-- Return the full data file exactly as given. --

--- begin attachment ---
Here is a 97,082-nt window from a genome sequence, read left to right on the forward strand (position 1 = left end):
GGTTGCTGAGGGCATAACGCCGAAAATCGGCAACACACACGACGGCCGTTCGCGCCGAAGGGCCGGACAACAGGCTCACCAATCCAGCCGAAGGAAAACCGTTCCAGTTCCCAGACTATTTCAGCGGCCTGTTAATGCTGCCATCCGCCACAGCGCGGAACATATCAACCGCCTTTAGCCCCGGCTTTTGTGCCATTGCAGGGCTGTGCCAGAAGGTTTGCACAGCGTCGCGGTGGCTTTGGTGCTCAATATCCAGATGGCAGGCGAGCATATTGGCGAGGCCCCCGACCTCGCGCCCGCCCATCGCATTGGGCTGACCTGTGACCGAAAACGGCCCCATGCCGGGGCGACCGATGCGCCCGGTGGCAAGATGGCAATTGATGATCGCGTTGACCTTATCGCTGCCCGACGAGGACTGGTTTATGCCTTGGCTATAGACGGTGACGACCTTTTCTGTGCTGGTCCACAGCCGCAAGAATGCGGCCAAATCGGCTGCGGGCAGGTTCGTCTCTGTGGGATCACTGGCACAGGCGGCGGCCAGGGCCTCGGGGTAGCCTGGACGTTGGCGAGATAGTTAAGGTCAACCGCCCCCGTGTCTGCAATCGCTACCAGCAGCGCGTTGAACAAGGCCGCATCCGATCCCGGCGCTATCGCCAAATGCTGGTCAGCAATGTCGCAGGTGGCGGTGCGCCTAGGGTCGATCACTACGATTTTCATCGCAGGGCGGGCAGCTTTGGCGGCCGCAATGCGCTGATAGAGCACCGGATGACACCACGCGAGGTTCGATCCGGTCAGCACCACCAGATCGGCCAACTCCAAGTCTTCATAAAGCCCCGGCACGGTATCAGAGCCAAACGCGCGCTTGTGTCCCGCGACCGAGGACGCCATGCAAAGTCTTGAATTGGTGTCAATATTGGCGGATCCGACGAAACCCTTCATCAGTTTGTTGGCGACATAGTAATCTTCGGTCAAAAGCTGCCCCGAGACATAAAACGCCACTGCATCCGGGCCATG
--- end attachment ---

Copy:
Here is a 97,082-nt window from a genome sequence, read left to right on the forward strand (position 1 = left end):
GGTTGCTGAGGGCATAACGCCGAAAATCGGCAACACACACGACGGCCGTTCGCGCCGAAGGGCCGGACAACAGGCTCACCAATCCAGCCGAAGGAAAACCGTTCCAGTTCCCAGACTATTTCAGCGGCCTGTTAATGCTGCCATCCGCCACAGCGCGGAACATATCAACCGCCTTTAGCCCCGGCTTTTGTGCCATTGCAGGGCTGTGCCAGAAGGTTTGCACAGCGTCGCGGTGGCTTTGGTGCTCAATATCCAGATGGCAGGCGAGCATATTGGCGAGGCCCCCGACCTCGCGCCCGCCCATCGCATTGGGCTGACCTGTGACCGAAAACGGCCCCATGCCGGGGCGACCGATGCGCCCGGTGGCAAGATGGCAATTGATGATCGCGTTGACCTTATCGCTGCCCGACGAGGACTGGTTTATGCCTTGGCTATAGACGGTGACGACCTTTTCTGTGCTGGTCCACAGCCGCAAGAATGCGGCCAAATCGGCTGCGGGCAGGTTCGTCTCTGTGGGATCACTGGCACAGGCGGCGGCCAGGGCCTCGGGGTAGCCTGGACGTTGGCGAGATAGTTAAGGTCAACCGCCCCCGTGTCTGCAATCGCTACCAGCAGCGCGTTGAACAAGGCCGCATCCGATCCCGGCGCTATCGCCAAATGCTGGTCAGCAATGTCGCAGGTGGCGGTGCGCCTAGGGTCGATCACTACGATTTTCATCGCAGGGCGGGCAGCTTTGGCGGCCGCAATGCGCTGATAGAGCACCGGATGACACCACGCGAGGTTCGATCCGGTCAGCACCACCAGATCGGCCAACTCCAAGTCTTCATAAAGCCCCGGCACGGTATCAGAGCCAAACGCGCGCTTGTGTCCCGCGACCGAGGACGCCATGCAAAGTCTTGAATTGGTGTCAATATTGGCGGATCCGACGAAACCCTTCATCAGTTTGTTGGCGACATAGTAATCTTCGGTCAAAAGCTGCCCCGAGACATAAAACGCCACTGCATCCGGGCCATG